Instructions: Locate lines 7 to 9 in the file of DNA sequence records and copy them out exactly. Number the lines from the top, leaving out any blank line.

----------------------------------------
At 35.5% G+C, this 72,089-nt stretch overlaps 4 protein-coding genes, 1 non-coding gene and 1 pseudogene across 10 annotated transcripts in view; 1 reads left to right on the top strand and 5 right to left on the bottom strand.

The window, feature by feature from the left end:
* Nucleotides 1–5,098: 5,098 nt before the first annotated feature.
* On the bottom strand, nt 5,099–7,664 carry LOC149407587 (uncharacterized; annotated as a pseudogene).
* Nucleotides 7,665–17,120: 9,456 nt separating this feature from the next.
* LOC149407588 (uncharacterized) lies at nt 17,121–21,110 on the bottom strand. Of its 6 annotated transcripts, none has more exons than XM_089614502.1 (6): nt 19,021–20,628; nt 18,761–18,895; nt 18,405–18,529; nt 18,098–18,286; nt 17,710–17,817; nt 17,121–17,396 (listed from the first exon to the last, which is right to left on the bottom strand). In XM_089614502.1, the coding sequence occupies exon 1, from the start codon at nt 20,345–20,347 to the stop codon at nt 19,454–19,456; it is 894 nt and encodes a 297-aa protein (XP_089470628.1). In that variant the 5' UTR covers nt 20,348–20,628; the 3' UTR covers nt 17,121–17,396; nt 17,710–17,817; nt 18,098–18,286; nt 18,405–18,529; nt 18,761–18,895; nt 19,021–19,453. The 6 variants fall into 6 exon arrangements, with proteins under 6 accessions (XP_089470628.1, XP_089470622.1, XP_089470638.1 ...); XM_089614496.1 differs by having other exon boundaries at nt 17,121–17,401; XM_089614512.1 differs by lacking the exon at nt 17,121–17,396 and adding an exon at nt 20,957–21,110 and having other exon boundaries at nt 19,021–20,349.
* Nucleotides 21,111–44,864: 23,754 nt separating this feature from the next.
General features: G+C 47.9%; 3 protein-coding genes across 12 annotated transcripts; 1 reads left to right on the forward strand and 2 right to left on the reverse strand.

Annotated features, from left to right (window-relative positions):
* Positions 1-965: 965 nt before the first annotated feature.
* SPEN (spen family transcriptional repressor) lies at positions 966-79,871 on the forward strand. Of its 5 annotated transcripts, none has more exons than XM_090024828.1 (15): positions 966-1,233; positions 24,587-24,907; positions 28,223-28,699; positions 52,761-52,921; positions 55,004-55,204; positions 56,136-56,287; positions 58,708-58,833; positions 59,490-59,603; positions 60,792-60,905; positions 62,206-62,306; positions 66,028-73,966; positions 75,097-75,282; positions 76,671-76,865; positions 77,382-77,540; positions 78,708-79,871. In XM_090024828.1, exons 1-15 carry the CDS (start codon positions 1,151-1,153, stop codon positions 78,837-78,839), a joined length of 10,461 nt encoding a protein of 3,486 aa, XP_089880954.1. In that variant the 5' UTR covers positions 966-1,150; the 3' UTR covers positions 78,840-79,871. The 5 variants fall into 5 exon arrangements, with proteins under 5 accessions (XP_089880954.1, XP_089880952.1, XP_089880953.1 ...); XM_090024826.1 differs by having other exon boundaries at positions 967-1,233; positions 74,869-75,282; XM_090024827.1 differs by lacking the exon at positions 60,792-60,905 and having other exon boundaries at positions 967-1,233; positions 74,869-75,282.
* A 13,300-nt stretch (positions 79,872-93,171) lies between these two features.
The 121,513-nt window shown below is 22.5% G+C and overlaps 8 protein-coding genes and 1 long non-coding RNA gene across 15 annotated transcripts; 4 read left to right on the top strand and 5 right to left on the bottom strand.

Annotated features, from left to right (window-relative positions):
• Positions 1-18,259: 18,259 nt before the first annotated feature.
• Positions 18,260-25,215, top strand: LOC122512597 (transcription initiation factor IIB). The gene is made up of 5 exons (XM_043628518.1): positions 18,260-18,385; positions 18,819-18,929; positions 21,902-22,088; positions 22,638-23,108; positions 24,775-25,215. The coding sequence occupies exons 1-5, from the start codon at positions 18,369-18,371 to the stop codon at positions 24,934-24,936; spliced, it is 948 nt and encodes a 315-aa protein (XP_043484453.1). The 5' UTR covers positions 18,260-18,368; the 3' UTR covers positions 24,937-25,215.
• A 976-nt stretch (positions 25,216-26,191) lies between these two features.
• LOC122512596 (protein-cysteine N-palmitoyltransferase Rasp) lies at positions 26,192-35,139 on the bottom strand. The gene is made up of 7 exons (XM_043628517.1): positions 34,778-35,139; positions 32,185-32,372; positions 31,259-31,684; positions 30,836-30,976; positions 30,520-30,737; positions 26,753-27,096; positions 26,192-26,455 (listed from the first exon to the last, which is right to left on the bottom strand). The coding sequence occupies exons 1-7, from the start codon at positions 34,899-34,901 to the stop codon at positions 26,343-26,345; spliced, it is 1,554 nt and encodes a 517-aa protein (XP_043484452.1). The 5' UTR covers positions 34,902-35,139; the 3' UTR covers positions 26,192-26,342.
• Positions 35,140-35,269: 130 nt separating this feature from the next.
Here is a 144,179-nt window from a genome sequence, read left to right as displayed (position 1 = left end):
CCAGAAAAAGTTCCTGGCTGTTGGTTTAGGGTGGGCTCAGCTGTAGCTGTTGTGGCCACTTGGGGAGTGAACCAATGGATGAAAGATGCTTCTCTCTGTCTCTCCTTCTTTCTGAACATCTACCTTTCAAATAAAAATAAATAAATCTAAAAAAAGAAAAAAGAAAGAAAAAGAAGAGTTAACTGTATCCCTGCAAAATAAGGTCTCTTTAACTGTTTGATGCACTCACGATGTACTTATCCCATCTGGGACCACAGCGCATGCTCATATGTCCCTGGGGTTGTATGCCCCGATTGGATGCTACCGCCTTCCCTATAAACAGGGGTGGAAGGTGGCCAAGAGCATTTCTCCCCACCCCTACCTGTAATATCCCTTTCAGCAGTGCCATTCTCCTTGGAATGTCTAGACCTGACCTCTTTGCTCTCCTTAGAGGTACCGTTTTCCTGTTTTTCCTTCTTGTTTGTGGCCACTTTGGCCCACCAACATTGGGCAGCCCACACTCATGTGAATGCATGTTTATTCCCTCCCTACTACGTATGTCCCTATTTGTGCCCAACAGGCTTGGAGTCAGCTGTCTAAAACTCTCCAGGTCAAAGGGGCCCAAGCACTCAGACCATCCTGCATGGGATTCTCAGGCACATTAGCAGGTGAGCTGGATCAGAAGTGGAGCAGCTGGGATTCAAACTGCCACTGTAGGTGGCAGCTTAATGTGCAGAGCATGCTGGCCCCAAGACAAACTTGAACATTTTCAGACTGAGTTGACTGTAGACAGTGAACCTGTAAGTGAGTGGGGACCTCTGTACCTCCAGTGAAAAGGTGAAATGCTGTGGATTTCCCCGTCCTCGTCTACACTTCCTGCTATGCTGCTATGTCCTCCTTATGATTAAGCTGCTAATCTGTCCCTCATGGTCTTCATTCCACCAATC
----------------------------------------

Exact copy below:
* Nucleotides 21,111–44,864: 23,754 nt separating this feature from the next.
General features: G+C 47.9%; 3 protein-coding genes across 12 annotated transcripts; 1 reads left to right on the forward strand and 2 right to left on the reverse strand.

Annotated features, from left to right (window-relative positions):